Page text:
A trial has begun to see whether a drug used to treat diabetes can slow the progression of Alzheimer's disease.
The study will involve 200 patients with memory problems due to early Alzheimer's. Laboratory research suggests that the drug, liraglutide, reduces brain inflammation, improving the growth of brain cells and the connections between them.
Sohana Collins has never known a day without pain. The 11-year-old has a rare genetic disorder that means her skin blisters and tears at the slightest friction.
It also affects her internal skin, which means her mouth and oesophagus blister. This makes swallowing difficult and eating painful - her food has to be liquidised. The condition is caused by the lack of a protein that holds the skin together.
When we moved offices from Television Centre to New Broadcasting House a year ago, I made a resolution: I would not use the lift. In more than a year I have pretty much stuck to it.
It's not a big deal - I don't work in the Shard. There are just 56 steps down from my floor to the newsroom, via a spiral staircase. But it adds up over time, especially if you include trips to other parts of the building like Panorama (4th floor, 48 steps), or the World TV studios and make-up on Basement level 3 (114 steps).
The UK is facing an inactivity time bomb. Research suggests half of seven year olds don't get enough exercise. The outlook is even worse for girls. Whilst nearly two out of three boys do an hour's physical activity a day, for girls it is around one in three.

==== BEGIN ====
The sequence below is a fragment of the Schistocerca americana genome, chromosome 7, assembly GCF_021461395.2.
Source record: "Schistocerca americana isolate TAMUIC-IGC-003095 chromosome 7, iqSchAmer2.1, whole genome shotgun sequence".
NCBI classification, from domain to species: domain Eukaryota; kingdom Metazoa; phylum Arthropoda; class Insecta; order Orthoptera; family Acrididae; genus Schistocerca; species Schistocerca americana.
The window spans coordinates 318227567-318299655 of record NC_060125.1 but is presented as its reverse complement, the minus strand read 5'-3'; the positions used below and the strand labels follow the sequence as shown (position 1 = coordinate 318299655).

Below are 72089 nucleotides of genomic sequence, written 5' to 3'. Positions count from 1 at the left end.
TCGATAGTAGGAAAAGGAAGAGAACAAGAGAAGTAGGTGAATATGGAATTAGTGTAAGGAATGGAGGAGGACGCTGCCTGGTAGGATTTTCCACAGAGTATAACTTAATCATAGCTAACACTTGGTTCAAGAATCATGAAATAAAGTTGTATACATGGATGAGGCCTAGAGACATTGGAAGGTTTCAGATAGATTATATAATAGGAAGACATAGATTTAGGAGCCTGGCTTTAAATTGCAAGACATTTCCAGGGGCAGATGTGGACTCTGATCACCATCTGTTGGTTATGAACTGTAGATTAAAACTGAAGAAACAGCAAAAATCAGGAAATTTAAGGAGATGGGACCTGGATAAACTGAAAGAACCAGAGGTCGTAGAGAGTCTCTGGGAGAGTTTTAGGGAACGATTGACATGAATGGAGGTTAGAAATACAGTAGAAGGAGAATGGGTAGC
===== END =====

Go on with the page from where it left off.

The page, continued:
The results come from the biggest UK-wide scientific analysis of primary school children's activity. Many previous studies were based on survey results whereas this research, by University College London's Institute of Child Health, recorded the activity of 6,500 youngsters for a week.
How far should the courts interfere in interpreting the law on murder and assisted suicide? That was a key question that the appeal court had to consider in the cases of three paralysed men - "Martin", Tony Nicklinson and Paul Lamb.
Martin - who does not wish to be identified - describes his life as undignified, distressing and intolerable following a stroke. Tony Nicklinson, who died last year, said repeatedly that life was no longer worth living following his stroke.
What's the most useful thing you have done today? Could you spare two minutes that could - one day - perhaps decades in the future - save a life?
Joining the Organ Donor Register is simple. Nearly 20m people in the UK - almost one in three of the population - has done it. As well as signing up online, you can do so when you register for a driving licence, join a GP surgery - even when applying for a Boots Advantage card.
The decision of the government to support a ground-breaking technique for preventing serious genetic disease is a bold step for science and society.
Many researchers thought ministers would sit on this controversial issue. Instead, the chief medical officer, Professor Dame Sally Davies, has announced that draft regulations will be published within months.
I still remember the 29 tiny black coffins - each with a white cross - laid out in front of the General Medical Council. That was 1998 and the start of the disciplinary hearing into failures of two surgeons at Bristol Royal Infirmary.
The Bristol heart scandal led to a wide-ranging inquiry which concluded in 2001 that dozens of babies had died needlessly. It recommended that children's heart surgery should be carried out in fewer specialist centres.
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